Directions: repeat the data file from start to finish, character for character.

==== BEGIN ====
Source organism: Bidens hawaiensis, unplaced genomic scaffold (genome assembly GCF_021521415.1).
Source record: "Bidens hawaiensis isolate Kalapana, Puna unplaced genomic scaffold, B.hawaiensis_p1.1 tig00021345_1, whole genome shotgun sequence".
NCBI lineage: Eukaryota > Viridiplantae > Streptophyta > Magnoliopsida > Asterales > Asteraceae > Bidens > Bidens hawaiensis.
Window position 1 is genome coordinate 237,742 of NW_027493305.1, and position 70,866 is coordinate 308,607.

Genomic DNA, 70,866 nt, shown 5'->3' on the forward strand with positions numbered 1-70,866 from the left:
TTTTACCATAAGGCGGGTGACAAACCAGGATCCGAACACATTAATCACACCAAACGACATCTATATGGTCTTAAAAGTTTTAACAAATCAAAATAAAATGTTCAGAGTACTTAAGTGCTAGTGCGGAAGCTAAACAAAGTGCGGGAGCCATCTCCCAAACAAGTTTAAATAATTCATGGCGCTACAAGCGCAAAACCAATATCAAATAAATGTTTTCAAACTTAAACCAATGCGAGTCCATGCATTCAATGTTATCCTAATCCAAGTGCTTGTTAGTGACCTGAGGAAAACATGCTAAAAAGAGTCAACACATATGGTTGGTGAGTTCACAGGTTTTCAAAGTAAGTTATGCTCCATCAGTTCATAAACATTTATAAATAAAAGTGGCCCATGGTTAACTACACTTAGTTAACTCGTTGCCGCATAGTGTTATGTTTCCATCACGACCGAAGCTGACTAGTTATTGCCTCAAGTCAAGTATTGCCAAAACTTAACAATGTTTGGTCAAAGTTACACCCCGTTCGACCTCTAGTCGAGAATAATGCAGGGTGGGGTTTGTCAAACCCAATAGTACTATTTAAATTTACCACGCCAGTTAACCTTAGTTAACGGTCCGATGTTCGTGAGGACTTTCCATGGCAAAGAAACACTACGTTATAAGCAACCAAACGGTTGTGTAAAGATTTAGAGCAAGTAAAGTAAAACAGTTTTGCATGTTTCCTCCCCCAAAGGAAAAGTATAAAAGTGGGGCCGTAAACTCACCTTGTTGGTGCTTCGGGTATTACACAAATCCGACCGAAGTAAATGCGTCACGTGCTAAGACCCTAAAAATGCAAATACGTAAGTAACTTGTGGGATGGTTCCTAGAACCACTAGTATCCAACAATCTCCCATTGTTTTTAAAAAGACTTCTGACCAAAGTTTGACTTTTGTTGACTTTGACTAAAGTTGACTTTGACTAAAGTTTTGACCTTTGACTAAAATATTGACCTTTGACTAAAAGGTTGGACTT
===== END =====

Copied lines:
Source organism: Bidens hawaiensis, unplaced genomic scaffold (genome assembly GCF_021521415.1).
Source record: "Bidens hawaiensis isolate Kalapana, Puna unplaced genomic scaffold, B.hawaiensis_p1.1 tig00021345_1, whole genome shotgun sequence".
NCBI lineage: Eukaryota > Viridiplantae > Streptophyta > Magnoliopsida > Asterales > Asteraceae > Bidens > Bidens hawaiensis.
Window position 1 is genome coordinate 237,742 of NW_027493305.1, and position 70,866 is coordinate 308,607.

Genomic DNA, 70,866 nt, shown 5'->3' on the forward strand with positions numbered 1-70,866 from the left:
TTTTACCATAAGGCGGGTGACAAACCAGGATCCGAACACATTAATCACACCAAACGACATCTATATGGTCTTAAAAGTTTTAACAAATCAAAATAAAATGTTCAGAGTACTTAAGTGCTAGTGCGGAAGCTAAACAAAGTGCGGGAGCCATCTCCCAAACAAGTTTAAATAATTCATGGCGCTACAAGCGCAAAACCAATATCAAATAAATGTTTTCAAACTTAAACCAATGCGAGTCCATGCATTCAATGTTATCCTAATCCAAGTGCTTGTTAGTGACCTGAGGAAAACATGCTAAAAAGAGTCAACACATATGGTTGGTGAGTTCACAGGTTTTCAAAGTAAGTTATGCTCCATCAGTTCATAAACATTTATAAATAAAAGTGGCCCATGGTTAACTACACTTAGTTAACTCGTTGCCGCATAGTGTTATGTTTCCATCACGACCGAAGCTGACTAGTTATTGCCTCAAGTCAAGTATTGCCAAAACTTAACAATGTTTGGTCAAAGTTACACCCCGTTCGACCTCTAGTCGAGAATAATGCAGGGTGGGGTTTGTCAAACCCAATAGTACTATTTAAATTTACCACGCCAGTTAACCTTAGTTAACGGTCCGATGTTCGTGAGGACTTTCCATGGCAAAGAAACACTACGTTATAAGCAACCAAACGGTTGTGTAAAGATTTAGAGCAAGTAAAGTAAAACAGTTTTGCATGTTTCCTCCCCCAAAGGAAAAGTATAAAAGTGGGGCCGTAAACTCACCTTGTTGGTGCTTCGGGTATTACACAAATCCGACCGAAGTAAATGCGTCACGTGCTAAGACCCTAAAAATGCAAATACGTAAGTAACTTGTGGGATGGTTCCTAGAACCACTAGTATCCAACAATCTCCCATTGTTTTTAAAAAGACTTCTGACCAAAGTTTGACTTTTGTTGACTTTGACTAAAGTTGACTTTGACTAAAGTTTTGACCTTTGACTAAAATATTGACCTTTGACTAAAAGGTTGGACTT